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3rd Place Poetry Winner: I’ve been trying to learn the act of love - MoAde M. J.

First, to feel it

It was in surviving that I forgot how to feel

I thought. But no

It was in these rites: Baptism, First Communion, Confirmation.

An initiation that taught me

My body was not my own, I learned

With the bishop’s every invasive and degrading word

That he, a strange man, knew more than I what was right

between my legs

The Lord be with you

And with your spirit

I don’t remember my First Communion

A membrane segregates the times

then and now

When I lift it up, my hands shake. It has become hard, Like wood

Sometimes it is a locked door

Although I’ve seen the pictures, I only remember fear

Humiliated by the dress, the priest, the watching eyes

All the Angels and Saints, and you my brothers–

I shut the door

I stopped wearing dresses

For two years I didn’t cry

I gave the bishop’s words a chance, as my mother had asked me to do

But a chance was all it took

Through my fault, through my fault,

through my most grievous fault

And even though I disobeyed decrees,

They embedded like shards in my heart

Have mercy on us, O Lord

I tell my mother that the snakes St. Pádraig drove

out of Ireland were women-worshipping pagans

She tells me the Holy Spirit is a woman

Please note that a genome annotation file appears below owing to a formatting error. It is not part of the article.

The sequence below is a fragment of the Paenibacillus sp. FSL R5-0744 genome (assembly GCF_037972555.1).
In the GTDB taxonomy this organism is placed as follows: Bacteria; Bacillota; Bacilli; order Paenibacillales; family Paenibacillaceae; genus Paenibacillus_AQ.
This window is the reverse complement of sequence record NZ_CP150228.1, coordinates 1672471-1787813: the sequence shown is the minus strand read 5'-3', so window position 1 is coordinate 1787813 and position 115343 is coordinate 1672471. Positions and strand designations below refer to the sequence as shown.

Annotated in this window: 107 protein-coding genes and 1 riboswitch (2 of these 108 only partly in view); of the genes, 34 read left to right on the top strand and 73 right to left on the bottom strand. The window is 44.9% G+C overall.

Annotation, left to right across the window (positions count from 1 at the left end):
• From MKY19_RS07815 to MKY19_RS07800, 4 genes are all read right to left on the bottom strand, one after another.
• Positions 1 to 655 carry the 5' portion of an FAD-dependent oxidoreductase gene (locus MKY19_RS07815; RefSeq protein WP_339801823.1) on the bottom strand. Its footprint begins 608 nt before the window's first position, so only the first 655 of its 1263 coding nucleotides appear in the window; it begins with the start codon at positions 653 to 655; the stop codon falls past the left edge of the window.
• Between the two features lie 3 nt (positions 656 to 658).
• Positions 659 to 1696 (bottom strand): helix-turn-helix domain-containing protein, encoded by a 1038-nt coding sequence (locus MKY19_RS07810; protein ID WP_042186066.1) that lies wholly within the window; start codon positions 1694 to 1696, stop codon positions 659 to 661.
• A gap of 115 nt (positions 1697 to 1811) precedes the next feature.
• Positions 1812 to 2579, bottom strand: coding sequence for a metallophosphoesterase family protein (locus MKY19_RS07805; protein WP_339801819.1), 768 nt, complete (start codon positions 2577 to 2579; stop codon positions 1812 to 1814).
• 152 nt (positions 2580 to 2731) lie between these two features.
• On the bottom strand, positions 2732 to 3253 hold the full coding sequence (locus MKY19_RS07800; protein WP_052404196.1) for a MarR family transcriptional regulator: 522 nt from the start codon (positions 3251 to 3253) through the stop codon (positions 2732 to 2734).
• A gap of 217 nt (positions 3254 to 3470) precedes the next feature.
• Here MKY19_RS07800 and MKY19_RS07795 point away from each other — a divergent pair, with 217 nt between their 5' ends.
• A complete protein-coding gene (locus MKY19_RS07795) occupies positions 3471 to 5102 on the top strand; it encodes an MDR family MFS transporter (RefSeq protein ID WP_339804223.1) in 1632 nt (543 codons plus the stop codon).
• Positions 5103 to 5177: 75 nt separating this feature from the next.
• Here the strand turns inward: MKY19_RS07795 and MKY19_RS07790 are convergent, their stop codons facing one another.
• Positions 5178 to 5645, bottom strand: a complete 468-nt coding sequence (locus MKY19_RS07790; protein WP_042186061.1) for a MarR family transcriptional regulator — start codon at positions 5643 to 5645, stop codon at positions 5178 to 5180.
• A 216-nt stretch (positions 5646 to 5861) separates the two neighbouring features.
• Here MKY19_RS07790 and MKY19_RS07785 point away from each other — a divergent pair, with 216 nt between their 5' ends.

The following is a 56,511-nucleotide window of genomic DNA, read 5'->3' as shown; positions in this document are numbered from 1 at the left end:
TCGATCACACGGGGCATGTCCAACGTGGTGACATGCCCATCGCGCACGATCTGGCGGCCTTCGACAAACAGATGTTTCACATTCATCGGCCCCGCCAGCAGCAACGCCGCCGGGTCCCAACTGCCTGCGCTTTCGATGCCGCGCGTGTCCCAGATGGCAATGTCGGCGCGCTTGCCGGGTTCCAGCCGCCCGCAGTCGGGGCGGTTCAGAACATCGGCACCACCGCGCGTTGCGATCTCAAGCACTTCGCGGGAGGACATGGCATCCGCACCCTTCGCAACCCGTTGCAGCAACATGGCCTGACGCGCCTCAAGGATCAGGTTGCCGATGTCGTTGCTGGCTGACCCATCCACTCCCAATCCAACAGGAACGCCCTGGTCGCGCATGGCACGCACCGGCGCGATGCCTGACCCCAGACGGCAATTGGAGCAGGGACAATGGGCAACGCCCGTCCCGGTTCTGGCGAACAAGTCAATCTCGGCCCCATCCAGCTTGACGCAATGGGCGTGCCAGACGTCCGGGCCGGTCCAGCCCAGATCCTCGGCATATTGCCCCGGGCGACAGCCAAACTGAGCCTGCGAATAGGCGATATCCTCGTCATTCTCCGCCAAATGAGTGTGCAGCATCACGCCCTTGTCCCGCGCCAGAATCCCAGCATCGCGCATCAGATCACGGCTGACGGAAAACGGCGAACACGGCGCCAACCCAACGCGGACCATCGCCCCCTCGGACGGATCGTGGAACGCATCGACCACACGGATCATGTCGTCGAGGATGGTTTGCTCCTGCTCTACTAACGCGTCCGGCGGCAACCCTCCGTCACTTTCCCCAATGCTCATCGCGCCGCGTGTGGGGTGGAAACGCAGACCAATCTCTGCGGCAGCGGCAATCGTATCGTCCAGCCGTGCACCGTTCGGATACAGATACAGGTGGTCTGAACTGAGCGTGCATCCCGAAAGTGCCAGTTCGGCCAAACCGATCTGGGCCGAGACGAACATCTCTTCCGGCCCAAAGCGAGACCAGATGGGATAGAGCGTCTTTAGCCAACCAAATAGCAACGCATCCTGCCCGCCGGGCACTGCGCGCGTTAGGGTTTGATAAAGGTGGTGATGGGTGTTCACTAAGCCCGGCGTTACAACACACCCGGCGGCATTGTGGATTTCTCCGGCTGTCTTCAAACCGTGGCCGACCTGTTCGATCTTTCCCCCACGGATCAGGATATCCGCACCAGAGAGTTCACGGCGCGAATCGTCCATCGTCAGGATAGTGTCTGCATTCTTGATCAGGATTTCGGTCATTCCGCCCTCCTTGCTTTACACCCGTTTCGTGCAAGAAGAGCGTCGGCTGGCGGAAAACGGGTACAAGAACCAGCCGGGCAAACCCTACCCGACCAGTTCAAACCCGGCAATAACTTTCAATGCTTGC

I believe in one God, the Father almighty, maker

of heaven and earth, of all things seen and unseen

of all things visible and in-visible

The last time I asked politely if I could leave

The boy told me no

This is my body, which shall be given up to you

I told him no too, but of course, meekly

Because suffering like Jesus is holy, is sacred

He who eats me shall live because of me

The bishop knew better than I not because he was

a man of God, simply because he was a man

And now I‘ve forgotten how to do it. How to love

Sometimes I pretend I never knew

There’s the membrane, this door, an ahistorical

mess of contradictions

In truth, it was a door I built to slam shut

Perhaps my father expected to marry a free woman

But she had been through the same rites as I:

initiation into compliance, silence, the holy act of suffering

You formed man in Your own image

and entrusted the whole world to his care,

Perhaps my mother expected to marry a man

who could suffer at her side. Perhaps a Godly tyrant

so that in serving You alone, the Creator,

man might have dominion over all creatures.

I built the door because somehow I knew

these rites could break me

I knew I had to forget until I was old enough

to undo the spell they cast upon me

In this body, offered up to you, Lord and your bishops and your priests

and your sons, my brothers

who presume to know more about what is right

This is my body

not because they are men of God, they barely bother to invoke God,

This is my blood

but just because God made them men

Do this. In memory of me.


MoAde M. J. is an undergraduate student at Syracuse University studying Political Science with a minor in African American Studies. Their work has appeared in The Write Launch, Absynthe Magazine, Stellium Literary Magazine, and Mom Egg Review. They are passionate about gardening and the future of ecological design. They live with two roommates and a cat.

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